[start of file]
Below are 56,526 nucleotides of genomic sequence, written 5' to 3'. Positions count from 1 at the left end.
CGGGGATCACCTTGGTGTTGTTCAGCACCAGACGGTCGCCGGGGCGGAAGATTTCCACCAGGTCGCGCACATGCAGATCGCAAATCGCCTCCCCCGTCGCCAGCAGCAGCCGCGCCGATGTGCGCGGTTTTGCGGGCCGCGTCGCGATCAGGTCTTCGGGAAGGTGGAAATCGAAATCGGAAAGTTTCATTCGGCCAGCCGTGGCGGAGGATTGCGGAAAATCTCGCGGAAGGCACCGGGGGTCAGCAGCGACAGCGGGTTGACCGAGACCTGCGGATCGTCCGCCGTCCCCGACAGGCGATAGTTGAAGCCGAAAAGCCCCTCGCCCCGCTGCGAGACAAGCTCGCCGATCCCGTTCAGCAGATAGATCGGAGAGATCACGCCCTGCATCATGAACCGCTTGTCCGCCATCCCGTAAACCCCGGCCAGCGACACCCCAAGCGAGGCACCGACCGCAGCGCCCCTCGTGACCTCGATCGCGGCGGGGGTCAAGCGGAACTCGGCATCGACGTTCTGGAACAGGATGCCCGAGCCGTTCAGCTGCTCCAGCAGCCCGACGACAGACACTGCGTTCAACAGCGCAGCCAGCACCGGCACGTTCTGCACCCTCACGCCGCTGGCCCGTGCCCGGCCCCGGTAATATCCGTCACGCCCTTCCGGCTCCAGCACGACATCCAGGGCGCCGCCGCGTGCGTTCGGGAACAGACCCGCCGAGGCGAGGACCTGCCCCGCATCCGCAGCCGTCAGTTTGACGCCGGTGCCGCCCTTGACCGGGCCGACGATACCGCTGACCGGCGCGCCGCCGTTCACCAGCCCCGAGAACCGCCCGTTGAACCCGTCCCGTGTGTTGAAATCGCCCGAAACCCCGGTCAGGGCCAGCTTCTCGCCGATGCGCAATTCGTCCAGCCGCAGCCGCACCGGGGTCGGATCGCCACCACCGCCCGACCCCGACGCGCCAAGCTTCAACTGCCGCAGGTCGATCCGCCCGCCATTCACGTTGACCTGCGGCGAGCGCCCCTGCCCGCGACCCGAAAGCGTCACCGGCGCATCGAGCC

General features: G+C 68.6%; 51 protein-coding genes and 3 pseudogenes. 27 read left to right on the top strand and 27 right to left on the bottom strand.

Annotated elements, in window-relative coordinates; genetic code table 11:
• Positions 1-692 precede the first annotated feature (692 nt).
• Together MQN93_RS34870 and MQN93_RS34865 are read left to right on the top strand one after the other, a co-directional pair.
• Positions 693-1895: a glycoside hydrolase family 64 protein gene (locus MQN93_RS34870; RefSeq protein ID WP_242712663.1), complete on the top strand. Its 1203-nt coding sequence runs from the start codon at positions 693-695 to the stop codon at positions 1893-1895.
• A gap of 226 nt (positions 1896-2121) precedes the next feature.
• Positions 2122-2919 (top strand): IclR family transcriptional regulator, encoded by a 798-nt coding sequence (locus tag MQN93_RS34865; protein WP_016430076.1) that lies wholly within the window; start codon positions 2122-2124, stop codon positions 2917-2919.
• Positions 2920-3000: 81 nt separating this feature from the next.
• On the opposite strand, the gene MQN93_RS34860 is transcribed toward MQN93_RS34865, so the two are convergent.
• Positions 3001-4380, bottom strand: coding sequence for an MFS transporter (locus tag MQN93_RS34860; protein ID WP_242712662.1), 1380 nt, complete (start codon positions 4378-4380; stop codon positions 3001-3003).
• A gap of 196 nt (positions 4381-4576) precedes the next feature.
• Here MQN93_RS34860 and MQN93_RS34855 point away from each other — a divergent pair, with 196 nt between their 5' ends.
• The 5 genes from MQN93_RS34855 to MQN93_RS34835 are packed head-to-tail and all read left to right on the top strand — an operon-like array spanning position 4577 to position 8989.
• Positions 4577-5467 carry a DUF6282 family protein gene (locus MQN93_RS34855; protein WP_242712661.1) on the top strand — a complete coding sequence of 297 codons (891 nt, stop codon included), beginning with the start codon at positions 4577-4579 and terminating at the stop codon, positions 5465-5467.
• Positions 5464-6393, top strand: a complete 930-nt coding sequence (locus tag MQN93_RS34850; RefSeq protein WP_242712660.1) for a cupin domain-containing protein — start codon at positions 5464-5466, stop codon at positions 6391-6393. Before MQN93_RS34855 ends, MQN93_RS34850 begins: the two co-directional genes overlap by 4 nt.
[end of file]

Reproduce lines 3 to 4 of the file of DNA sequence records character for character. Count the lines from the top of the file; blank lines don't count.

General features: G+C 68.6%; 51 protein-coding genes and 3 pseudogenes. 27 read left to right on the top strand and 27 right to left on the bottom strand.

Annotated elements, in window-relative coordinates; genetic code table 11: